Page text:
Clay – A reflection

Clay by Akiane Kramarik page 7 of Section one of Akiane’s book of poems My Dream Is Bigger Than I Memories of Tomorrow. “You will need your own copy of this book to view the full text of this poem. I limit quotes for the purpose of discussion and to follow copyright guidelines that allows for limited quotes.”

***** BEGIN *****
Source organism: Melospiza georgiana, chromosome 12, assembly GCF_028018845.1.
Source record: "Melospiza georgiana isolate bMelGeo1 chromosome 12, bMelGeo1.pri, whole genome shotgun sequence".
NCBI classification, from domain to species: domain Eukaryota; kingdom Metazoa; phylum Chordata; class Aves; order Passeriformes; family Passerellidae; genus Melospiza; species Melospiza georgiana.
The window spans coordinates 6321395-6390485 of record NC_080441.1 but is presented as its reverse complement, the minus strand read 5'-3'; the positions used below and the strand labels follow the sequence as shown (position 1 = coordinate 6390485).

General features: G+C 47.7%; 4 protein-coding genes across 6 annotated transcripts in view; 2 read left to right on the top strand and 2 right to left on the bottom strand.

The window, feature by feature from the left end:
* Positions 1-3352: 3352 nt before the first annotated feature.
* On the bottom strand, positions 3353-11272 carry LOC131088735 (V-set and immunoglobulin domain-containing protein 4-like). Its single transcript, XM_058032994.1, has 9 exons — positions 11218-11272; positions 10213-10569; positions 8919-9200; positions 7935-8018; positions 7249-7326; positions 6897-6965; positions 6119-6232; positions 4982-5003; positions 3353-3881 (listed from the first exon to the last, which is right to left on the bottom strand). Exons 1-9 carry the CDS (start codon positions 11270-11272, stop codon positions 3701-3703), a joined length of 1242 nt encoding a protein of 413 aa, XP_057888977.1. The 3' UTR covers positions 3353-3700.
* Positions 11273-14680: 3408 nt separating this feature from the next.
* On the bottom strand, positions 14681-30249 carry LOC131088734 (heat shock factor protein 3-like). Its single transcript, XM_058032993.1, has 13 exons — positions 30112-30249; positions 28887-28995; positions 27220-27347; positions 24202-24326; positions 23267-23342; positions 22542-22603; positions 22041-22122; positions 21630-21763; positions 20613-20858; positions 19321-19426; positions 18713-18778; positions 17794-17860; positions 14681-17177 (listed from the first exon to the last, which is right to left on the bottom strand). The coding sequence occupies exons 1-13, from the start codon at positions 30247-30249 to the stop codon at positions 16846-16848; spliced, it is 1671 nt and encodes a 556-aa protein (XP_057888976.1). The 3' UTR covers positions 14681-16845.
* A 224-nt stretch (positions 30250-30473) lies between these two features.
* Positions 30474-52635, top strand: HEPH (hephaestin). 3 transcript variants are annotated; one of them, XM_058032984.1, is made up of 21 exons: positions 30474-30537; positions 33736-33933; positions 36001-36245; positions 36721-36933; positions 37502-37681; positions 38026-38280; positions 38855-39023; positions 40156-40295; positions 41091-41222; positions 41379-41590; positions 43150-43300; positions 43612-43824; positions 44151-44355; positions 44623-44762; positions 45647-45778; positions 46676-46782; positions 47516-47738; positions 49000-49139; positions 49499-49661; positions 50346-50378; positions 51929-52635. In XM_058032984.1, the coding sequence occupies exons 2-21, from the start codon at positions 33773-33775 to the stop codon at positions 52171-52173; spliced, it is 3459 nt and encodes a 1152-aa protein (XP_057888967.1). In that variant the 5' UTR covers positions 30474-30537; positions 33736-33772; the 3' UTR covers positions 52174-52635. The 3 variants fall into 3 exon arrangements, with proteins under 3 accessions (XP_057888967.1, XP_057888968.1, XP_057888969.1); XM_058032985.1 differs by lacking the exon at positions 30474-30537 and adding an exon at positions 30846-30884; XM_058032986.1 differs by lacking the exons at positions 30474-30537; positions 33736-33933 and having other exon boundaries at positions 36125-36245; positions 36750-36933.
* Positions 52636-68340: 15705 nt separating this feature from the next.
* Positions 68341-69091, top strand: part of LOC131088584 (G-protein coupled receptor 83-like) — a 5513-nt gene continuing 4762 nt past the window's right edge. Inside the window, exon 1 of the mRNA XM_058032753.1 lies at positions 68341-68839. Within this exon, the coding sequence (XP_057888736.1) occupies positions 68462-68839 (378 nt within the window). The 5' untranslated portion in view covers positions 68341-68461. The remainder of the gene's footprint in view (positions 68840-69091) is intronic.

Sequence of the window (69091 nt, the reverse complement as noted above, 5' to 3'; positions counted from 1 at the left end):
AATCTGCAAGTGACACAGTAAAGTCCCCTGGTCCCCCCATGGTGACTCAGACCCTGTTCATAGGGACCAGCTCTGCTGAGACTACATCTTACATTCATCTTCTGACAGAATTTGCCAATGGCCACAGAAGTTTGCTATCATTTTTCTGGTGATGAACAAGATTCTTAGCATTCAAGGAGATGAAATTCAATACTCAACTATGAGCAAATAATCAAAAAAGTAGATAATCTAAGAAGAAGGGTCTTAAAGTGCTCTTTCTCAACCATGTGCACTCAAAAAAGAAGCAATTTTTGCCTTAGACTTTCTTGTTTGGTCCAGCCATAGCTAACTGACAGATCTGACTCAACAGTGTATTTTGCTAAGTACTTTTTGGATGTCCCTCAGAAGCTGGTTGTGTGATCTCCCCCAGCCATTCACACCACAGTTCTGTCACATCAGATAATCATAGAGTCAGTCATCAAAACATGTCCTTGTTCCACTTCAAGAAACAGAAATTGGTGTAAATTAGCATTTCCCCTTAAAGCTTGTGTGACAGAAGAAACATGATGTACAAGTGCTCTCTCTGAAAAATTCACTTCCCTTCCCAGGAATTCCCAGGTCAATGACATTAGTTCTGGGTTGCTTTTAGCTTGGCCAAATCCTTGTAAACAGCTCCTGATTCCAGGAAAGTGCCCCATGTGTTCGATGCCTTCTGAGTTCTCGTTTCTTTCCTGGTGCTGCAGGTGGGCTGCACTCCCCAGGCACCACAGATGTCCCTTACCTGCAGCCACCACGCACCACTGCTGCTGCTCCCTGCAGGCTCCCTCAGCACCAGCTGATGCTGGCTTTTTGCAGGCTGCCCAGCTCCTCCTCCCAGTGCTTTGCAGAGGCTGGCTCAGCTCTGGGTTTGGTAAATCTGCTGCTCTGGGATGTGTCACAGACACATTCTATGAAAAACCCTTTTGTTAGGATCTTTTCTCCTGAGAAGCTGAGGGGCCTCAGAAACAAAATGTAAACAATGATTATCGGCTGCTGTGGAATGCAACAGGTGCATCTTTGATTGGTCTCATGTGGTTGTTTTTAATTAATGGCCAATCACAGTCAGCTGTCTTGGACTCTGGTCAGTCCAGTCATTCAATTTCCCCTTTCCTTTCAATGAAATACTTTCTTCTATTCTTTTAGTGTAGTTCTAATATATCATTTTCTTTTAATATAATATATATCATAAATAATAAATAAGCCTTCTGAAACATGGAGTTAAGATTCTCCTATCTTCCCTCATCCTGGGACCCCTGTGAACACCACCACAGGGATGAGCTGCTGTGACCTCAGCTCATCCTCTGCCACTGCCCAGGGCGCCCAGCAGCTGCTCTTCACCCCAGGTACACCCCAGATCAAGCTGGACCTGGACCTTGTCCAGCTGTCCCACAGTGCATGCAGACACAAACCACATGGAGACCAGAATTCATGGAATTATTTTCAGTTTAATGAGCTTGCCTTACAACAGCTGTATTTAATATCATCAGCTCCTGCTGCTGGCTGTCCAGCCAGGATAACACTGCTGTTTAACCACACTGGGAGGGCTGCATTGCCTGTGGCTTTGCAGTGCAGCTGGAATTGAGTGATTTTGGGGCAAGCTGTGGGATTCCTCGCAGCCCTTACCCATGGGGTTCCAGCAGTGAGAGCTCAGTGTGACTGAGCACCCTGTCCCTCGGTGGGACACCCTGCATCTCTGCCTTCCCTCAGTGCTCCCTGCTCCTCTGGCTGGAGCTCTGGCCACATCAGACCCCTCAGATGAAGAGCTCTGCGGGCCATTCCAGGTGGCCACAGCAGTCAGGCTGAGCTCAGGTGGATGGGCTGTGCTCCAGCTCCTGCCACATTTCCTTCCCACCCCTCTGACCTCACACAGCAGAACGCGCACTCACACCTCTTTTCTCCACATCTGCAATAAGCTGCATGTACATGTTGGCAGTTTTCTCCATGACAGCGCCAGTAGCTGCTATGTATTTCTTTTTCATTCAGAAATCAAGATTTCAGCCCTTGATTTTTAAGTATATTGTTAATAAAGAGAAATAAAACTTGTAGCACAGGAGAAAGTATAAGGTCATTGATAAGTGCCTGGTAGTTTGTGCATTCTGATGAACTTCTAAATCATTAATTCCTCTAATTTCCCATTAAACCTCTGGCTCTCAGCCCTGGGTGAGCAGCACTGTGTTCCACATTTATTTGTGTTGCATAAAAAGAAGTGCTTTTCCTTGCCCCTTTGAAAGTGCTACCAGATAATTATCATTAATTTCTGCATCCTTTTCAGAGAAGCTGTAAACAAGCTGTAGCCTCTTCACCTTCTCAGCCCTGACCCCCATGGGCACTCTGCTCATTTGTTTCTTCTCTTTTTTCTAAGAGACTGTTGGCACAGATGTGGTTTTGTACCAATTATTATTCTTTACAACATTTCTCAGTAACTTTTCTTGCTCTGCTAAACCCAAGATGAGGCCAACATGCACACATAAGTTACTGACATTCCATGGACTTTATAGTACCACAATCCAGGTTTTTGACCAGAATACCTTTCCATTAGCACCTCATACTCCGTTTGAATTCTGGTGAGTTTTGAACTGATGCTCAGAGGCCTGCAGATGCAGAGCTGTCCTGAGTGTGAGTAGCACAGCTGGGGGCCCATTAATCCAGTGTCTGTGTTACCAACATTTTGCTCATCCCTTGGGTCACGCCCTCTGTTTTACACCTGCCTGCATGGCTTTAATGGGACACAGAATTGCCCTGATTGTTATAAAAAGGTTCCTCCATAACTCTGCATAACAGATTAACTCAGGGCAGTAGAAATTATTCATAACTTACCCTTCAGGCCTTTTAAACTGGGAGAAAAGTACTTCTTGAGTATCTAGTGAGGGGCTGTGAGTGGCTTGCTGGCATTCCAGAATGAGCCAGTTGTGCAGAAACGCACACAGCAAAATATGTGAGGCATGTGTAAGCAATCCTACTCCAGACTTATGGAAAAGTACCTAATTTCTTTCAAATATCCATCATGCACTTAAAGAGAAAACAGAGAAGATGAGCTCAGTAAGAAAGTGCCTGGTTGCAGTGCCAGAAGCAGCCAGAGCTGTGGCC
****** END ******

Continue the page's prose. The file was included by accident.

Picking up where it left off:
Clay consists of three stanzas with four lines each. Akiane was an accomplished poet and artist in many respects by age 7. Akiane is considered a “Binary Genius” What a gift Akiane is to the world. The first stanza talks about “Cocoons hardened in the weathered clay” And that “I cannot talk”. With your own copy of this great work by Akiane you can read the full text. To me the “I” is a little unborn child who cannot speak yet. This makes sense babies cannot talk or walk neither can they feel their footsteps as they cannot walk. The baby in the first stanza is afraid that time is running out for his or her little life. The second Stanza speaks to the sheer helplessness of this baby child who cannot talk and wants to live but cannot live thanks to the euphemism “choice” given to the child’s mother. In the second stanza the child says “far away, no one sees my eyes.” This makes sense since no one sees the unborn child in the womb. The child then says he or she “sings to stay alive”. I shortened the quote you can read the full sentence in your own copy of this wonderful book. This presents the sheer and utter devastating helplessness of this baby whom no one sees or hears which is why the child says in the first stanza “I cannot talk.” The last stanza very lyrical talks about how “pine trees” that are “naked” “fall in ocean roots” very profound. “I” “fall without my shadow in the smell of rain.” This stanza ends with “I” reaching for “your hand to be your clay”. With your own copy of this book you can read the full poem. The “I” in this poem is the unborn helpless child and the “you” is the mother. Children are like clay in many respects it is up to the parents to raise them well and teach them right from wrong. Children are helpless and need help with many things as little babies then they grow into these wonderful fully grown human beings. An incredible story to start from being the size of a grain of sand to a grain of rice from conception to birth and to adulthood is a phenomenal story. The child in this poem knows he or she is going to die via abortion and so the “fall without my shadow” describes this child’s death where no one not even the child sees their shadow. The child cannot see yet it is too little too helpless and it is torn apart limb by limb or burned by a caustic substance and poisoned and starved of nutrients and utterly destroyed via abortion. The “smell of rain” to me is the smell of blood. The blood lost via surgical abortion is a lot as it is similar to a miscarriage. Women who suffer from miscarriages will tell you many times a lot of blood is lost. Abortion is a forced miscarriage yet worse for the child experiences cruel excruciating merciless pain and is destroyed annihilated in cold blood. No one hears their voice for they cannot yet talk no one sees their foot prints for they cannot yet walk. No one sees their eyes for they cannot yet see. No one sees the aborted babies save God himself and the few including the mother who arranges the abortion. The child reaches out to his her mother with it’s tiny hands helpless knowing it will be destroyed under the euphemism “choice” and the word “abortion”. “Choice” and “abortion” are the most evil words ever imposed on innocent children in the wombs of the mothers who kill them because they say its their bodies and their choice. “Choice” and “abortion” are the worst form of terrorism ever unleashed on the unborn children in their mother’s wombs who can choose death legally for their own children. So through Akiane’s book of poems My Dream Is Bigger Than I the unborn children lament their untimely forced deaths.

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